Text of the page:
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Hahn v. Metropolitan Life Insurance Co.

New Jersey Supreme Court

Decided: January 31, 1936.


On appeal from a judgment of the Supreme Court.

For the plaintiff-respondent, David T. Wilentz.

For the defendant-appellant, Clifford I. Voorhees.


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The opinion of the court was delivered by

WELLS, J. This is defendant's appeal from a judgment of the Supreme Court in a case tried at the Middlesex Circuit before a jury wherein a verdict was rendered in favor of the plaintiff for $11,600.

The suit was upon a policy of life insurance issued by the defendant upon the life of Michael Hahn, payable to his wife, the plaintiff, as beneficiary.

The written application for the policy was made October 31st, 1931, the policy was dated November 25th, 1931. Michael Hahn died August 2d, 1932.

The application contained numerous questions and answers. Part A of the application contained general information, was signed by the applicant and witnessed by Joseph

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H. Gati, the agent of the defendant. Part B of the application consisted of questions to be asked by the medical examiner and supposed to be answered by the applicant. It was signed by the applicant and witnessed by the medical examiner.

Both Part A and Part B contained untruthful answers.

Part A of the application contained a question addressed to the insured and answers thereto, inter alia, as follows:

"Q. 13. Have you any other application or negotiation for life, accident, or health insurance now pending or contemplated? A. No."

The undisputed testimony was that this answer was false, and that on October 20th, 1931 (ten days before he signed the application for the policy herein), the insured applied to the Prudential Insurance Company for an insurance policy for $10,000 on his life, which was issued November 4th, 1931. Appended to Part A was this statement; "It is understood and agreed; That the foregoing statements and answers are correct and wholly true, and, together with the answers to questions on Part B hereof, they shall form the basis of the contract of insurance if one be issued."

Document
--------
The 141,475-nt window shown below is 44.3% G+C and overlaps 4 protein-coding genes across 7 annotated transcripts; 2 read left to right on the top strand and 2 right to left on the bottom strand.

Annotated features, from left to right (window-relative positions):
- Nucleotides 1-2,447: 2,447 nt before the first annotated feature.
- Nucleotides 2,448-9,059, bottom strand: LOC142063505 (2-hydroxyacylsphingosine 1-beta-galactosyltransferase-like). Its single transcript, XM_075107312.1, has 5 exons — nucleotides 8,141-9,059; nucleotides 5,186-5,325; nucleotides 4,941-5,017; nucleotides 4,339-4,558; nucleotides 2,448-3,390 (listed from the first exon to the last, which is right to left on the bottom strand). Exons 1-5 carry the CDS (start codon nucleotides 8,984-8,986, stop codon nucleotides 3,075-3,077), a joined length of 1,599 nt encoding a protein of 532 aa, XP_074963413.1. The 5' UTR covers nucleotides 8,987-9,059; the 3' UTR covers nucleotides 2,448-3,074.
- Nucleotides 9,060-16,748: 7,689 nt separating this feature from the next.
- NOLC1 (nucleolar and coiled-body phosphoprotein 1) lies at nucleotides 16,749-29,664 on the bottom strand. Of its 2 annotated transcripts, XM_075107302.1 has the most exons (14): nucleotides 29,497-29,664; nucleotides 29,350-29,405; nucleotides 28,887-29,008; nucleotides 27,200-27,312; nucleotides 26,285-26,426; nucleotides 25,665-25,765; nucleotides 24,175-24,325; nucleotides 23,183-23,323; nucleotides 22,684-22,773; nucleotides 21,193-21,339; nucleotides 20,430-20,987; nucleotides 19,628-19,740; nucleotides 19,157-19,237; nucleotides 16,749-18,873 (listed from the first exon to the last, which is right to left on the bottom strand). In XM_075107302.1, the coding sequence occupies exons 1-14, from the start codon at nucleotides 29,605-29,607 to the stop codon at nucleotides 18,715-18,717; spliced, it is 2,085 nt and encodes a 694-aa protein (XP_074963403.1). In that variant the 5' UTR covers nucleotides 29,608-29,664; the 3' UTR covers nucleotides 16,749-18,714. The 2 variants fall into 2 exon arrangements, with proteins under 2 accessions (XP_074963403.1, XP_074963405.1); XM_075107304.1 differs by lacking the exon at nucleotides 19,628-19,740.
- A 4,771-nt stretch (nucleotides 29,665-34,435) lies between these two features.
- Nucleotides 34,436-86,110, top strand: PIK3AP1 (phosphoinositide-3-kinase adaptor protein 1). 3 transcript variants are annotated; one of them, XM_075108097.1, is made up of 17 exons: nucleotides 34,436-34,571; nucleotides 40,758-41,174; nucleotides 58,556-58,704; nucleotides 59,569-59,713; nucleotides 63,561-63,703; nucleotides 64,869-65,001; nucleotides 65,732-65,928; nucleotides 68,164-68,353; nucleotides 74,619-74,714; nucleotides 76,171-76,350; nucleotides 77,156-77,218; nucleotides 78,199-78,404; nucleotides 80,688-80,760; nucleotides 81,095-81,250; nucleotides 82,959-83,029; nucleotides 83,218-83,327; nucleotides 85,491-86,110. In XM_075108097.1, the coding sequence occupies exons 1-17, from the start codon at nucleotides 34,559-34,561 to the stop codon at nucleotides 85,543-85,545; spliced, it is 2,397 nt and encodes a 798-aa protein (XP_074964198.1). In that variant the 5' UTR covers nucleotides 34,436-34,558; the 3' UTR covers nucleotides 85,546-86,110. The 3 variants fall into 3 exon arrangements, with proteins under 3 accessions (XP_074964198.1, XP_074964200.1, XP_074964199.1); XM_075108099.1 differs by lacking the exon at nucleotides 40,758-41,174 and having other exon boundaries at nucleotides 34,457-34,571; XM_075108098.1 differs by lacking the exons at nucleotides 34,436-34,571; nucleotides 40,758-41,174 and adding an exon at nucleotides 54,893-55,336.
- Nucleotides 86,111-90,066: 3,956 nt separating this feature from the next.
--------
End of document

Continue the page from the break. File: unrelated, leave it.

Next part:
The policy itself states that it was issued in consideration of the application thereof, "a copy of which application is attached hereto and made a part hereof;" and further provides as required by our Insurance law, Pamph. L. 1907, p. 133, ยง 1 (4), that "all statements made by the insured, shall, in the absence of fraud, be deemed representations and not warranties."

Part B of the application contained a question as to whether the insured had ever received or applied for any disability or compensation benefits or any benefit under a policy of accident, health or fraternal insurance, to which the answer set down was "No." It was undenied that the insured was a member of the Woodmen of the World and that in 1930 sick benefits were paid him covering illness from October 16th to November 22d, 1930.

There were also untruthful replies to questions concerning

[116 NJL Page 129]

the number of doctors whom insured had consulted, or by whom he had been treated, and concerning diseases or ailments from which he had suffered.